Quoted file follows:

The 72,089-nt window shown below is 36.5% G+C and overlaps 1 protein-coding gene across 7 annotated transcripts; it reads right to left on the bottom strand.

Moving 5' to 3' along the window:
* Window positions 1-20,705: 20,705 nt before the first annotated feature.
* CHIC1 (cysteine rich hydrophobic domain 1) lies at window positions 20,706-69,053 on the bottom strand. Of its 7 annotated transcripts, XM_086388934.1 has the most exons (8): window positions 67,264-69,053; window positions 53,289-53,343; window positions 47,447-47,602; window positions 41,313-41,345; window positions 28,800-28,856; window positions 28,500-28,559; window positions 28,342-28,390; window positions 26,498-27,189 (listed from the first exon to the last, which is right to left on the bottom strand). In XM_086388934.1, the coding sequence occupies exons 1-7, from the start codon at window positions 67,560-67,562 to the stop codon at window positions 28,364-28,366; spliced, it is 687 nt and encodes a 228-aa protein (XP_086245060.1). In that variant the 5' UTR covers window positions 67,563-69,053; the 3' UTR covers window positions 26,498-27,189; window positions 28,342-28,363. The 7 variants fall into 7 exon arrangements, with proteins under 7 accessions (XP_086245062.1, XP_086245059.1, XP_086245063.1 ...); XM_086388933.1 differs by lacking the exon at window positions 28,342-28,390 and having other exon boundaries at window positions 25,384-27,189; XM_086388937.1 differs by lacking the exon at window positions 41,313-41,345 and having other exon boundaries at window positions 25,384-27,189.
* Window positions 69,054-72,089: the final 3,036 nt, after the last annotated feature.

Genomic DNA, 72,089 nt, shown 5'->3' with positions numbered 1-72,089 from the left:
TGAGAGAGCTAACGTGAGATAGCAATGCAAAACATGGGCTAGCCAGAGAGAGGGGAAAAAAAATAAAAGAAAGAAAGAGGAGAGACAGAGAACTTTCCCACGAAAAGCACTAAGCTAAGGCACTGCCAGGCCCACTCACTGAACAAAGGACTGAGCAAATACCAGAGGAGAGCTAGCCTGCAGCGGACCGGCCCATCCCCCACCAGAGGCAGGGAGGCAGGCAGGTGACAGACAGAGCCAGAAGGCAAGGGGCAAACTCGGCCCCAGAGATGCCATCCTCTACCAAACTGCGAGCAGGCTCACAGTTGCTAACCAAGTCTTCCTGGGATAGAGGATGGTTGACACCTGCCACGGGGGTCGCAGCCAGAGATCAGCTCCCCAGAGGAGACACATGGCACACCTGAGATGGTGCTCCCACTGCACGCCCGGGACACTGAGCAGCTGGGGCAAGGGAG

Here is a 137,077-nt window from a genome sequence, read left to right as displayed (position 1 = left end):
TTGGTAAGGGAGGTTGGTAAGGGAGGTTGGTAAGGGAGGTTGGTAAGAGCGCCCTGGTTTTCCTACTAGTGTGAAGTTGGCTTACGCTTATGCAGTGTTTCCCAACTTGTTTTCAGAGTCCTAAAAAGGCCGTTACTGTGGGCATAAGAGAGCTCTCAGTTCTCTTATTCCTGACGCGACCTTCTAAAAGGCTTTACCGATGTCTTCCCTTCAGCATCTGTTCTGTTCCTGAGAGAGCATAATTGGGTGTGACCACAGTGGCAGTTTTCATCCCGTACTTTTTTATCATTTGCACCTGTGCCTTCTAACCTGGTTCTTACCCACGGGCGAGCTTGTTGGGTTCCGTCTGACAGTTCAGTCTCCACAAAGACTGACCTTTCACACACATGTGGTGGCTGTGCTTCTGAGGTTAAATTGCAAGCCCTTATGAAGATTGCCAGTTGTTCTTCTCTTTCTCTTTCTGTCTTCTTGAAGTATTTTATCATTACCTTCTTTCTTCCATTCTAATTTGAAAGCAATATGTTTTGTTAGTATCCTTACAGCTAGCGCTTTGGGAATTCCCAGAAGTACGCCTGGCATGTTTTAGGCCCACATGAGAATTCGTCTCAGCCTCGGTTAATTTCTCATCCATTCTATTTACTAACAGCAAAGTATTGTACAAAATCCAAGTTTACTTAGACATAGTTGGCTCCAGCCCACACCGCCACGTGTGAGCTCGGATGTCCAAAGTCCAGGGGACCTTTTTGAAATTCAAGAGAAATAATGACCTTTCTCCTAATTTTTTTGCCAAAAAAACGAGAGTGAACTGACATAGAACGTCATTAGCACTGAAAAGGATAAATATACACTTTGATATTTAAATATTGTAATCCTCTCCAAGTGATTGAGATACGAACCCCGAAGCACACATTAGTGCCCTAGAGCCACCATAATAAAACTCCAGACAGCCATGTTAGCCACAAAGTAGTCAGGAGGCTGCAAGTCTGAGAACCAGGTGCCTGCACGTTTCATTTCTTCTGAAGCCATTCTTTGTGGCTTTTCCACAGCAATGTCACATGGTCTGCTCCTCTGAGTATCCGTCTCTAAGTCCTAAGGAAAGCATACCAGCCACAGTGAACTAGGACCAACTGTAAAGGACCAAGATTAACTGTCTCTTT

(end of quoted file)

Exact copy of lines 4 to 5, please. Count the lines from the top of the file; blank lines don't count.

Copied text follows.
* CHIC1 (cysteine rich hydrophobic domain 1) lies at window positions 20,706-69,053 on the bottom strand. Of its 7 annotated transcripts, XM_086388934.1 has the most exons (8): window positions 67,264-69,053; window positions 53,289-53,343; window positions 47,447-47,602; window positions 41,313-41,345; window positions 28,800-28,856; window positions 28,500-28,559; window positions 28,342-28,390; window positions 26,498-27,189 (listed from the first exon to the last, which is right to left on the bottom strand). In XM_086388934.1, the coding sequence occupies exons 1-7, from the start codon at window positions 67,560-67,562 to the stop codon at window positions 28,364-28,366; spliced, it is 687 nt and encodes a 228-aa protein (XP_086245060.1). In that variant the 5' UTR covers window positions 67,563-69,053; the 3' UTR covers window positions 26,498-27,189; window positions 28,342-28,363. The 7 variants fall into 7 exon arrangements, with proteins under 7 accessions (XP_086245062.1, XP_086245059.1, XP_086245063.1 ...); XM_086388933.1 differs by lacking the exon at window positions 28,342-28,390 and having other exon boundaries at window positions 25,384-27,189; XM_086388937.1 differs by lacking the exon at window positions 41,313-41,345 and having other exon boundaries at window positions 25,384-27,189.
* Window positions 69,054-72,089: the final 3,036 nt, after the last annotated feature.